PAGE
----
The Herb of the Year for 2016 is peppers – and there will be presentations on peppers at Herb Day this weekend at the Extension Center – but because of the fear of mosquitoes and the Zika virus, lemon herbs may be the real headliners this year.
“All that lemon stuff is popular. They’re even buying the lemon eucalyptus,” Ron Marcum of Dutch’s Greenhouse said this week of his customers. They blew through the first crop of lemongrass early in the season.
Marcum suspects that the Zika virus is behind the lemon fever, though the virus never has been transmitted in Kansas. Mosquitoes are always the enemy anyway; they do transmit West Nile virus here.
But do the lemon plants really make a difference when it comes to repelling mosquitoes?
“Based on the data, these things really don’t work,” said Raymond Cloyd, an entomologist at K-State.
Deet, when its label directions are followed, is still your best bet for avoiding bites, he said.
But it’s not nearly such a pretty thing as a plant, which may make people feel better even if it’s not super-effective, Cloyd said. “It’s more psychological.”
People buy lemon herbs year in and year out anyway, because of their bright fragrance, easy growing and citrusy flavoring.
“I grow all of them,” said Lisa LaRue of the Herb Society of South Central Kansas. The club sponsors Herb Day, which is 7 a.m. to 1 p.m. Saturday, along with the Sedgwick County Master Gardeners. “My favorite would be lemon verbena. Even though it’s not a perennial here.” You can use it both fresh and dried.”
At Herb Day, you’ll be able to taste the herbs in action. The society will be serving an herb-infused lunch, including iced lemon balm tea and hot black tea flavored with lemon verbena, said Barbara Richardson of the society. She has experience with the citronella plant – which is a lemon scented geranium – and mosquitoes.
“If you sit amongst it, it’ll work,” she said. And if you brush it on your skin, it’ll help a little bit, but it doesn’t last that long.”
You can shop for lemon and other herbs at Herb Day, at the farmers market and at garden centers. Johnson’s Garden Centers has pots of lemongrass combined with the citronella lemon-scented geranium.
Here is a lemon-herb sampler:
▪ Lemon verbena. The lemoniest herb, it can be used fresh or dried.
▪ Lemon balm. “Lemon balm reseeds heavily; it can take the whole yard over,” Richardson says. “I tell people, when you see little flowers, give it a haircut. You can cut it back down to stubs, and it’ll come back.” It can be used in a variety of foods including making tea – steep a handful in boiling water – and in baked goods.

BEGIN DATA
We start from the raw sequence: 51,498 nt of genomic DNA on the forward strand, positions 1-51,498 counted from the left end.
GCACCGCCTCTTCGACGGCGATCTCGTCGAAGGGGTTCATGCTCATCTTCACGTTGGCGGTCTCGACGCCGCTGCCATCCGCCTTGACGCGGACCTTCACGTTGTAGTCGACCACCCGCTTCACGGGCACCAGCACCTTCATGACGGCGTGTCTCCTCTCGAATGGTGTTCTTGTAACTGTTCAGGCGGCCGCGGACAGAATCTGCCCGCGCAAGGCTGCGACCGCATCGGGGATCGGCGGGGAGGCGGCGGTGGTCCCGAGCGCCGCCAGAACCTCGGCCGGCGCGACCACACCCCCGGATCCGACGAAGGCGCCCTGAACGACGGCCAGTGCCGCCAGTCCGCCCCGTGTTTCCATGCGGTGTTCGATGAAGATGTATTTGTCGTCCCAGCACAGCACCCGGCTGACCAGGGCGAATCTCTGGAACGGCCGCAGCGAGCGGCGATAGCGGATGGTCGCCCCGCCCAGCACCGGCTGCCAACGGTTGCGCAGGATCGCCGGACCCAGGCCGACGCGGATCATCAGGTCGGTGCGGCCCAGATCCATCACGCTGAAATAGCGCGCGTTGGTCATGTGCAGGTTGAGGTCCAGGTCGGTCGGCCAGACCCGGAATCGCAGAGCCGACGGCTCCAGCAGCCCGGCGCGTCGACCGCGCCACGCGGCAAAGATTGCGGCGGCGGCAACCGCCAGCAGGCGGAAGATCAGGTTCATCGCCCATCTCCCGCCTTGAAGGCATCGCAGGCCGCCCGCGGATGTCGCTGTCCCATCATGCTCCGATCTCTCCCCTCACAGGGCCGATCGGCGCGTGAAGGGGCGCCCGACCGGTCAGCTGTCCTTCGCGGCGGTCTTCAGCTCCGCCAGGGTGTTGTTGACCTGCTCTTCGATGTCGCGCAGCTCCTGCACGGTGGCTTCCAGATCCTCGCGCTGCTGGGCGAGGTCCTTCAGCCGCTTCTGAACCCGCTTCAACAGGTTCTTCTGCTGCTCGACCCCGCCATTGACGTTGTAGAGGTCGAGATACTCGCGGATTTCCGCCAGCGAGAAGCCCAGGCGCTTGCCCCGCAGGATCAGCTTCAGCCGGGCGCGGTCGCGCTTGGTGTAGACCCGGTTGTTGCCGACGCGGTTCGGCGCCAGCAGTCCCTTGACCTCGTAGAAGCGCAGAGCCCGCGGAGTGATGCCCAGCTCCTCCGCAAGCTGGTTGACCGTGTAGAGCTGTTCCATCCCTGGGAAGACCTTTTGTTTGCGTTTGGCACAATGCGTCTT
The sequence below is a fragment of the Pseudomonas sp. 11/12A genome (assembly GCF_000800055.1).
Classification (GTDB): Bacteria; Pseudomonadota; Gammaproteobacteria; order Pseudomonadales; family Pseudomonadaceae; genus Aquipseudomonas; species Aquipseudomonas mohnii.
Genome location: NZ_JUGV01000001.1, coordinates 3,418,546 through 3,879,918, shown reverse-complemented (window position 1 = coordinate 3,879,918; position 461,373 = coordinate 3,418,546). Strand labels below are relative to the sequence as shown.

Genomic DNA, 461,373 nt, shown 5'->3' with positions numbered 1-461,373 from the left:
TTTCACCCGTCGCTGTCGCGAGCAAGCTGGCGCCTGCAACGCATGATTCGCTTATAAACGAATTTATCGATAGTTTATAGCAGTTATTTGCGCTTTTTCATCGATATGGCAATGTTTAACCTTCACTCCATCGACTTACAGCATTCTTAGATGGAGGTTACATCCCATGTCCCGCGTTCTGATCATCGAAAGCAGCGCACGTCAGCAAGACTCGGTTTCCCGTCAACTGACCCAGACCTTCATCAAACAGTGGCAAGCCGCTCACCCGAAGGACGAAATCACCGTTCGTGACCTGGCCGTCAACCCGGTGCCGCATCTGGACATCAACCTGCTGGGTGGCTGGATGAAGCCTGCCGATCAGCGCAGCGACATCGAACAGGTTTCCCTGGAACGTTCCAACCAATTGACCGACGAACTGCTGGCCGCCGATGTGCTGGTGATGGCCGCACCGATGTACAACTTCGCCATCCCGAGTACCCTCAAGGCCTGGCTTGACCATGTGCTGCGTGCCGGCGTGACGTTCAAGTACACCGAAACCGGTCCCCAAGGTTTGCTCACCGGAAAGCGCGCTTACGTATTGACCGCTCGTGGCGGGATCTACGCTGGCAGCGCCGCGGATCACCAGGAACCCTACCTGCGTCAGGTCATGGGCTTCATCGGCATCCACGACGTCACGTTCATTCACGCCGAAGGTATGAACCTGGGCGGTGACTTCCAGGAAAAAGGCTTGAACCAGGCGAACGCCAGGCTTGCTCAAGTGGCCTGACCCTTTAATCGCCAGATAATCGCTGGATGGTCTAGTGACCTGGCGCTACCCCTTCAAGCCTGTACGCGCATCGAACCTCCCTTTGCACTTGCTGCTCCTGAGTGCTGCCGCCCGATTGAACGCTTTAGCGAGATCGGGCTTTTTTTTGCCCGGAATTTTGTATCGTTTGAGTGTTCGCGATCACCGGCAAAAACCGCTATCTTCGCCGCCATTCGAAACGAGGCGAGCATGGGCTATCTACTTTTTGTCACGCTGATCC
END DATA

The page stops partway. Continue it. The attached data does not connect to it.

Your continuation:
▪ Lemon thyme. “I usually use lemon thyme vs. regular thyme because I think the flavor’s a little brighter,” LaRue says. “It’s not quite so dusty.”
▪ Lemon eucalyptus. This grows to be a tree in tropical areas; it will grow larger than the other herbs here over a summer, but it will be no tree. Lemon eucalyptus oil can be found in natural alternatives to Deet, with some effectiveness.
▪ Lemongrass. It’s used in Asian cooking.
▪ Lemon mint, Thai lemon basil and lemon catnip are some others that may be harder to find.
Getting back to the Herb of the Year, there is a product, Picaridin, a synthetic derivative of pepper plants, that is an alternative to Deet. It’s not entirely natural. You can also put out fans that deter mosquitoes – and swirl around all those fabulous lemon and other herbal fragrances.
When: 7 a.m. to 1 p.m. May 7
Where: Extension Education Center, 7001 W. 21st St.
How much: Free
More information: sedgwick.ksu.edu
Herb Day seminars
In the Sunflower Room:
8:30 a.m.: peppers, by extension agent Rebecca McMahon
9:30 a.m.: gardening for monarchs, by Miami County master gardener Lenora Larson
11 a.m.: butterflies in your vegetable garden, by Larson
In the Demonstration Garden:
8 a.m.: composting demonstration
9 a.m.: container gardening for bees and butterflies
10 a.m.: cooking with peppers
11 a.m.: the licorice herbs: anise hyssop, French tarragon, fennel
▪ Drain areas that collect stagnant water, where mosquitoes breed.
▪ Dress in protective clothing, including long sleeves and pants, when possible.
▪ Use Deet or picaridin insect repellant on skin when outdoors.
Source: Kansas Department of Health and Environment